Auto and student loans fuel rise in U.S. consumer borrowing in April

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WASHINGTON (AP) – Consumer borrowing in the United States rose $ 18.6 billion in April, fueled by a surge in auto and student loans that offset a decline in credit card use.

The April gain reported by the Federal Reserve on Monday was the third consecutive month of strong consumer borrowing. It follows a similar increase of $ 18.6 billion in March.

The latest increase reflects a $ 20.6 billion increase in the Fed’s category that covers auto and student loans. This is the largest increase in these loans since an increase of $ 22.7 billion in June 2020.

The category that covers credit cards saw a decline of $ 2 billion. Credit card borrowing is down 12.2% since peaking in February 2020 just before the pandemic hit hard, shutting down businesses and losing 22 million jobs.

Since then, credit card use has only increased in three months, as consumers cut back on spending in favor of building up savings.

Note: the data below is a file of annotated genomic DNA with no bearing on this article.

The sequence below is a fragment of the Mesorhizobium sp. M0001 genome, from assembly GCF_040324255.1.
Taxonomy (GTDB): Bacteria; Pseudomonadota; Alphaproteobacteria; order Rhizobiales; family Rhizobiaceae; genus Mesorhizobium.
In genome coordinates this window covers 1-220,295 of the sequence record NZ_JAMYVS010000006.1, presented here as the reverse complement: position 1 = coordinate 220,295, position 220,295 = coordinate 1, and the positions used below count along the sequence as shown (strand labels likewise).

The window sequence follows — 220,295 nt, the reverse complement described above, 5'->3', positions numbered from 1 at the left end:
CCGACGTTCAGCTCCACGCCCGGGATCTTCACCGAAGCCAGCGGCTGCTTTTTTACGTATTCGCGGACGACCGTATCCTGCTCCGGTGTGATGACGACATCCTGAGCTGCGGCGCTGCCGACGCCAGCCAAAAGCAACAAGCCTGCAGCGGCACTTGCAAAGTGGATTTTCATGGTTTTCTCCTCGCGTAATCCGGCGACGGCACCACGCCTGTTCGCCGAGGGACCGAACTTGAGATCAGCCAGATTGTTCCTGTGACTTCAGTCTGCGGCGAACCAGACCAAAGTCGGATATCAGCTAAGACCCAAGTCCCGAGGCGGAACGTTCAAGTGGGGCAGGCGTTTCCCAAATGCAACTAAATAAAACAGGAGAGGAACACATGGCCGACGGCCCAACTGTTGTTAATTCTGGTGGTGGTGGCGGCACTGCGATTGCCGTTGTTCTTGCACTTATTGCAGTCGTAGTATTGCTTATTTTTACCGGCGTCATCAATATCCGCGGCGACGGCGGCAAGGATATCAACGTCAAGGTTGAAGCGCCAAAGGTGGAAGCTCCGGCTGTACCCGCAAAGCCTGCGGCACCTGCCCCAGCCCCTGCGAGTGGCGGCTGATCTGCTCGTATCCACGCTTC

Nancy Vanden Houten, senior economist at Oxford Economics, noted that despite a rebound in consumer spending fueled by stimulus checks and a reopening of the economy after pandemic lockdowns, consumers are still reluctant to use their credit cards.

“We expect consumer credit growth to accelerate in the second half of 2021, with consumers dusting off their credit cards and reopening and better health conditions prompting higher spending,” she said.

Consumer borrowing is being watched closely for signals it can send about households’ willingness to finance consumer spending, which accounts for over two-thirds of economic activity.

Total borrowing in the Fed’s monthly report stood at $ 4.24 trillion in April, 0.4% above the pre-pandemic peak of $ 4.22 trillion set in February 2020.

The Fed’s monthly borrowing report does not cover real estate mortgages or any other loans secured by real estate, such as home equity loans.

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